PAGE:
8. I already have my a license, but took almost a decade off from jumping. I just finished going through a modified AFF (1, 5, 7) and have been cleared to get back in the sky. When I was jumping before, I only racked up about 50 jumps so I’m definitely not the most experienced jumper out there. while I’m technically cleared to get back to it, I want to be a bit cautious and I’m approaching it as if I just finished AFF for the first time and don’t have my a license yet and I’m looking to do a bunch of coach jumps until I’m really comfortable in my skills enough to start jumping with others again. anyone have any recommendations for coaches in DeLand?
  9. It’s weird, both times I’ve been in student status almost everyone I met who was also doing AFF would barely ask any questions to our instructors, but during breaks would ask me a billion questions about things from gear, different dzs, license requirements, etc... instead of asking instructors and I’m just sitting there most of the time like, “dude, I know just about as much as you do, why are you asking me”. maybe it’s an intimidation thing and they don’t want to look stupid for not knowing when asking more experienced people or maybe it’s just the dz they are at. I had a guy last week on a 20 minute call before his AFF 2 who asked me to teach him how to turn because he had no idea...
  10. Yeah, he actually texted me and told me that they told him never to come back
  11. Good to now it’s not normal. Based on what he said I think that guys calling it quits after his aff1. Shame, we have a tunnel like 20 minutes from where he lives too
  12. I Just went through ground school this past weekend again after almost a decade away from the sport and happened to have someone else going through it at the same time (didn’t know him beforehand). For some reason, this guy didn’t seem to really care about learning anything and just thought that he had to go through the AFF jumps (didn’t know it was pass/fail) and then jump anywhere he wanted. He never really asked any questions except asking me a bunch of stuff during our breaks about when he could do things like wing suit jumps, etc... I could tell he really hadn’t done any research at all before signing up for AFF and throughout the class I could see our instructor getting visibly angry and worried. We made it through the class and got on a load for our first jump and even on the way up, other jumpers had to tell him to stop playing with his harness, he still had issues remembering emergency procedures (throughout the class and on the plane, he practiced by pulling his cutaway and reserve handles at the same time). I was out before him and had a fairly ok jump and when we landed he told me that they made him pull almost immediately because he couldn’t get stable. After his debrief (which I overheard, they recommended 20-30 minutes of tunnel time) he told me that they told him not to come back. That’s not exactly what happened, but I wouldn’t be surprised if I had heard them say that. is that typical of some people starting AFF? It blows my mind that someone would be so carefree when entering a sport like this and makes me a little nervous both for them, and everyone else sharing a load with them.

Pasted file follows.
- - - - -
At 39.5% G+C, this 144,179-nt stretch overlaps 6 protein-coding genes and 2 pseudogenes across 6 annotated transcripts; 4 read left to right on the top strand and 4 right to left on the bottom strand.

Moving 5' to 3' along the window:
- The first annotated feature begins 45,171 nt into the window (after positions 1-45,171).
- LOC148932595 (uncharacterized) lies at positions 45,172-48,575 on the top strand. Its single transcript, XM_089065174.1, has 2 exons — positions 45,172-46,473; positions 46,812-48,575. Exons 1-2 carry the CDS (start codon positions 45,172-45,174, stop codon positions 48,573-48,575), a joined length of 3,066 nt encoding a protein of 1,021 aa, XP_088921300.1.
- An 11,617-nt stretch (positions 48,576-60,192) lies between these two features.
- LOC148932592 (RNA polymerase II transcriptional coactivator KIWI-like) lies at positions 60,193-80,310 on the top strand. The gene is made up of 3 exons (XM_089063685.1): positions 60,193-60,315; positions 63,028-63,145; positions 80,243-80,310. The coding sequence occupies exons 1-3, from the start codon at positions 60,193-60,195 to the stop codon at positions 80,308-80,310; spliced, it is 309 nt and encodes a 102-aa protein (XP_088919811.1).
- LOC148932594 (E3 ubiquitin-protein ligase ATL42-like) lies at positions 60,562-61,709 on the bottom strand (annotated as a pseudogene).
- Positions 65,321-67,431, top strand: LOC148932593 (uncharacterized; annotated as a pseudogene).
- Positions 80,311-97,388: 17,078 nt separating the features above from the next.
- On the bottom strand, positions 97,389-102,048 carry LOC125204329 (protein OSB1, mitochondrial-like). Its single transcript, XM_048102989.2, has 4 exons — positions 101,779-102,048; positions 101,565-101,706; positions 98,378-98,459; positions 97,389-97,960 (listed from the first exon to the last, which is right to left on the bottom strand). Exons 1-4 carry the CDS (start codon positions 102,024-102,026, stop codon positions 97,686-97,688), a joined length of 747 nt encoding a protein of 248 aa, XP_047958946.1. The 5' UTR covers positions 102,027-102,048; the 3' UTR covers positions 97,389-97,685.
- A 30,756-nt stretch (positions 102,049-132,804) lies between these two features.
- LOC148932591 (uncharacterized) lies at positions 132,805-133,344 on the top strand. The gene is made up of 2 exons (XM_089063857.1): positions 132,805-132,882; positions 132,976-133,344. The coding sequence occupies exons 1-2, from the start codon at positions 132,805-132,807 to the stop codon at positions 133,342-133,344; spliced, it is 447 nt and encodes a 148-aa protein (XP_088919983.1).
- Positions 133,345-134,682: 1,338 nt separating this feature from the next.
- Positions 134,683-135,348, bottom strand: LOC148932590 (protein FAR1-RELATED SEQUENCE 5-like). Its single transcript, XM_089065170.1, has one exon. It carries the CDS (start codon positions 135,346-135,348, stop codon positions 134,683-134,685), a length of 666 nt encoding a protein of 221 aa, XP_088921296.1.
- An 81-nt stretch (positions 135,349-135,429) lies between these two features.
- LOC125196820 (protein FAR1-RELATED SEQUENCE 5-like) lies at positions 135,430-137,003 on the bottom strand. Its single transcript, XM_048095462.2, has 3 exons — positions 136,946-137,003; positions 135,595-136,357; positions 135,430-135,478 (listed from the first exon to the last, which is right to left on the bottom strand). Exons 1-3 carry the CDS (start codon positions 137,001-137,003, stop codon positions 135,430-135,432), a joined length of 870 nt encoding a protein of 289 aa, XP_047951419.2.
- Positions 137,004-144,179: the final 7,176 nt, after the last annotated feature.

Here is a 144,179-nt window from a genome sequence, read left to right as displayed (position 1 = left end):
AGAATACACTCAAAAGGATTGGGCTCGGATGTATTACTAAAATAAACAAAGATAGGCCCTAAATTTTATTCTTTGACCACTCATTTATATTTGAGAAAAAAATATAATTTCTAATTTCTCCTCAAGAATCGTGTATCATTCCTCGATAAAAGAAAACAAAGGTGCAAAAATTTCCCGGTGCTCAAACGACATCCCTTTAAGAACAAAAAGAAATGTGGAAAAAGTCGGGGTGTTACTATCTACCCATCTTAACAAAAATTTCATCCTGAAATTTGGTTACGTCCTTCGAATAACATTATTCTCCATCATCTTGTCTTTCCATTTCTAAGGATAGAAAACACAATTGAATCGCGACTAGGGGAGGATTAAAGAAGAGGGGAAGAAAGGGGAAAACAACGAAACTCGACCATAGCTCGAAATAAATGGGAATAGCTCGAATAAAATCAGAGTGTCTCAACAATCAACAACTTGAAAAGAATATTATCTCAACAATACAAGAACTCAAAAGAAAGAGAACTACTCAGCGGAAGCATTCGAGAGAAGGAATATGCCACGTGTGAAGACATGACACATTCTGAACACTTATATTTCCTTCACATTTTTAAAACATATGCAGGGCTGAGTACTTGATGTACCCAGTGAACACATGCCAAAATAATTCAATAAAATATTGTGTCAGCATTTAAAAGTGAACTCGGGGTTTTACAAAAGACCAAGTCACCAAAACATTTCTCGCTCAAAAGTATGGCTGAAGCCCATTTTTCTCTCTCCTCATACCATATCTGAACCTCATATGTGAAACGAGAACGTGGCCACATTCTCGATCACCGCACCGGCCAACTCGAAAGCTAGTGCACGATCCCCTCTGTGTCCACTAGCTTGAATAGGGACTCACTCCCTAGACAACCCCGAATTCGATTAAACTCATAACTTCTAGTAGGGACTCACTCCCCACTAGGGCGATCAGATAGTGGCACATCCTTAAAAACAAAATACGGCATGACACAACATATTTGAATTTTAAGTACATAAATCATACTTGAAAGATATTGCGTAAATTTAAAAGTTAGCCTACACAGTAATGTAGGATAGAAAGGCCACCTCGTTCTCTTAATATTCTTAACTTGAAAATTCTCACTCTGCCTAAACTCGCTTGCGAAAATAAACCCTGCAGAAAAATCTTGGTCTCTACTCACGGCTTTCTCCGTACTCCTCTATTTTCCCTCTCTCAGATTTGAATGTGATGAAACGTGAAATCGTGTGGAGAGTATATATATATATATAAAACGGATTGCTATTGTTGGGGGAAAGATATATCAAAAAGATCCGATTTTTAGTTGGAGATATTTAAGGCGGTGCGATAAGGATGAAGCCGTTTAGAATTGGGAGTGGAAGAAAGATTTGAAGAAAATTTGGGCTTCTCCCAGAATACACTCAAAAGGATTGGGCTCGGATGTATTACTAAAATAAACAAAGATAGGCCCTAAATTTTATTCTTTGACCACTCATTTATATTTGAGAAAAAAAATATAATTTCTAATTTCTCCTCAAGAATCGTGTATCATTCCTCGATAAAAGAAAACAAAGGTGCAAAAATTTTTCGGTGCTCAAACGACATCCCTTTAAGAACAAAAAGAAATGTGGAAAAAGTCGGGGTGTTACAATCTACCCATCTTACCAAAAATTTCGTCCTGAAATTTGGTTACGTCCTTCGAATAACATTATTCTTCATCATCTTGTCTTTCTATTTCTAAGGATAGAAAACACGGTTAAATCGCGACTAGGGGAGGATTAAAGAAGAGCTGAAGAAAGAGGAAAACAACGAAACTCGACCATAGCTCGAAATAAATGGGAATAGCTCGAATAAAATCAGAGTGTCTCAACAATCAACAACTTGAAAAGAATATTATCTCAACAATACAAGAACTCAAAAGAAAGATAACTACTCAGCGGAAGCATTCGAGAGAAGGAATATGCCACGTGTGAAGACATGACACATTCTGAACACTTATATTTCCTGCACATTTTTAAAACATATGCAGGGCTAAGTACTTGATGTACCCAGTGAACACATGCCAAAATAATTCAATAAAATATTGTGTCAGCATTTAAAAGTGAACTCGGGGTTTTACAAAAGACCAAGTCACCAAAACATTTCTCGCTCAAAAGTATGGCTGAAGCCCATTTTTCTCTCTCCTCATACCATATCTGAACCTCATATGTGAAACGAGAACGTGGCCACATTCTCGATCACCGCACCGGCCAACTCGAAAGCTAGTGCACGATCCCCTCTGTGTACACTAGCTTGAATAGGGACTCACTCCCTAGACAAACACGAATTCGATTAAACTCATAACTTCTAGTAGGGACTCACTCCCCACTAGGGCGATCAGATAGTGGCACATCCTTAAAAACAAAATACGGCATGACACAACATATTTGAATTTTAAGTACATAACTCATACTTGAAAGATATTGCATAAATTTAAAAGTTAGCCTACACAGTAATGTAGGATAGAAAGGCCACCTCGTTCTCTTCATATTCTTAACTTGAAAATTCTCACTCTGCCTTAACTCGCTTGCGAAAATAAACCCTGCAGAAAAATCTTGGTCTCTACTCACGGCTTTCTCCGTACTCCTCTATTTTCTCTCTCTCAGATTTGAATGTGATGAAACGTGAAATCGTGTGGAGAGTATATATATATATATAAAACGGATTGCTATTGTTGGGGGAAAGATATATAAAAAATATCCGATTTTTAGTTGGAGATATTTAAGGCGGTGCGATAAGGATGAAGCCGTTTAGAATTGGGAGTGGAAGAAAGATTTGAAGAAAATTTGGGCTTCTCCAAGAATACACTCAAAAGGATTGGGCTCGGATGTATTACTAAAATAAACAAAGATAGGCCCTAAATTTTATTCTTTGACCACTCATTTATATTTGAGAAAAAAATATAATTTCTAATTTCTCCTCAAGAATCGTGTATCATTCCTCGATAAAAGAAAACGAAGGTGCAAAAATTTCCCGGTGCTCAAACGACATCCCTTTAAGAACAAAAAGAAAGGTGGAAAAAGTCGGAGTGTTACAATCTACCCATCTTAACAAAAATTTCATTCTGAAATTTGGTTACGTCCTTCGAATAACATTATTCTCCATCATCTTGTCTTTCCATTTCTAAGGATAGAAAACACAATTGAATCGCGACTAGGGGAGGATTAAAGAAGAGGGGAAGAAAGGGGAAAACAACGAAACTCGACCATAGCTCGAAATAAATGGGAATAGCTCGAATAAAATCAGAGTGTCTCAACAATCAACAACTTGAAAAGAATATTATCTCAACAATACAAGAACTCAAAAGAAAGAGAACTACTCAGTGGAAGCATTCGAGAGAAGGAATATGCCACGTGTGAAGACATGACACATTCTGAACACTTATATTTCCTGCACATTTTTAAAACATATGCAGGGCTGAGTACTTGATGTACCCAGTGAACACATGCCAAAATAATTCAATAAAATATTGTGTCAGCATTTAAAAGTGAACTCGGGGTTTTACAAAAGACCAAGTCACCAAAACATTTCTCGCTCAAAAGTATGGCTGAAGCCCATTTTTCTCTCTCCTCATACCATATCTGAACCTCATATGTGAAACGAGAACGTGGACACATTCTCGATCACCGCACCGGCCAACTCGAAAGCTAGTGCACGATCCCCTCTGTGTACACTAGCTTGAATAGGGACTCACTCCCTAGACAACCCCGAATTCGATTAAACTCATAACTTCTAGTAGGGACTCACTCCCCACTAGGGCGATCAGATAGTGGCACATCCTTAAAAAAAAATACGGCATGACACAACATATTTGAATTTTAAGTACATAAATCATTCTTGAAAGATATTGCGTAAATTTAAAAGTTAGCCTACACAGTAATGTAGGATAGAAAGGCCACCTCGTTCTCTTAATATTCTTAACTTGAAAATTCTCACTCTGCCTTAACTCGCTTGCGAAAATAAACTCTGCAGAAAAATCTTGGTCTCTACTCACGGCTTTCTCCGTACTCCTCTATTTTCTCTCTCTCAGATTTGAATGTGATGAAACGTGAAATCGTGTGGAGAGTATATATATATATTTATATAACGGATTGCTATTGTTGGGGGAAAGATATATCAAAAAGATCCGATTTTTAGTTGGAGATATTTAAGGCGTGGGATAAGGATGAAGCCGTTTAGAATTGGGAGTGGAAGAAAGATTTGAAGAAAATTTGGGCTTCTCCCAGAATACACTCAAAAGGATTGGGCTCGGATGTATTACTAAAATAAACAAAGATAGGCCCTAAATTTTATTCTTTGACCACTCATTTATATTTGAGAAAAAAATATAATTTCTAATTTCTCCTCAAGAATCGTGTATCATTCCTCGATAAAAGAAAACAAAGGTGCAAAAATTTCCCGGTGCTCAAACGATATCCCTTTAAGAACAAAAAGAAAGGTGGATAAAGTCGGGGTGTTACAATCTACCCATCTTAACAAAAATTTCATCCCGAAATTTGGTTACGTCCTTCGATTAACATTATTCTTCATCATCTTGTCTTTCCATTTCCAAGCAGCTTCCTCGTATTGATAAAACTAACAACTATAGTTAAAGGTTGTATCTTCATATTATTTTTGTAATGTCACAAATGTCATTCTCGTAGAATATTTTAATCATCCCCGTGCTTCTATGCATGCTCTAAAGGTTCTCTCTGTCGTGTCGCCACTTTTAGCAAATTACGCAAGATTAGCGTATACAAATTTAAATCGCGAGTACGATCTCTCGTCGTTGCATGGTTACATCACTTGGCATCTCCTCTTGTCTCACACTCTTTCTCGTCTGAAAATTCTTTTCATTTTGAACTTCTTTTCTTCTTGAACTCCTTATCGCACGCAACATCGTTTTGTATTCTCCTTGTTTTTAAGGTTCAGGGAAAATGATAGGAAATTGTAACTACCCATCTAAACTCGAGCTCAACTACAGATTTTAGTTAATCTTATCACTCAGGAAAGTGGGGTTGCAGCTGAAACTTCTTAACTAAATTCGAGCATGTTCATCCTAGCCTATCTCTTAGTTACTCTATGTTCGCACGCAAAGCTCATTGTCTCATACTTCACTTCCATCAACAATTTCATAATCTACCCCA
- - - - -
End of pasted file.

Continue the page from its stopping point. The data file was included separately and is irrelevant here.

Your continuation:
13. Thanks! Definitely not planning on downsizing quickly at all, just don’t want to make the mistake of downsizing while going from a student rig to a sports rig. I’ll never forget the first time I switched, it was insane just how much more responsive and powerful it was compared to the slower main I had been using.
  14. this has probably been asked a million times but I didn’t see anything recent so I figured I would ask. I recently decided to start skydiving again after an 8 year gap. I didn’t have a ton of experience the last time I was jumping (got my a license and 52 jumps before I stopped) so I hadn’t bought gear yet. I know I should wait to buy a rig until after a bit of jumping, but I don’t want to wait too long because jumping a bunch of different rigs (rental gear) feels a little inconsistent since each one handles a little differently and I would like to improve my canopy skills with a consistent rig. I don’t want to go too small to quick and from what I’ve experience with rental gear (both the first time skydiving and now) there can be a huge difference between the type of mains I could use and how they handle. any advice on where to start?
  15. Hi Everyone! I took a rather extended break from skydiving (8 years I think?) but i'm starting back up tomorrow and wanted to drop in and say hi! Looks like this community is a bit less active than the last time I was here. Did people migrate to something else?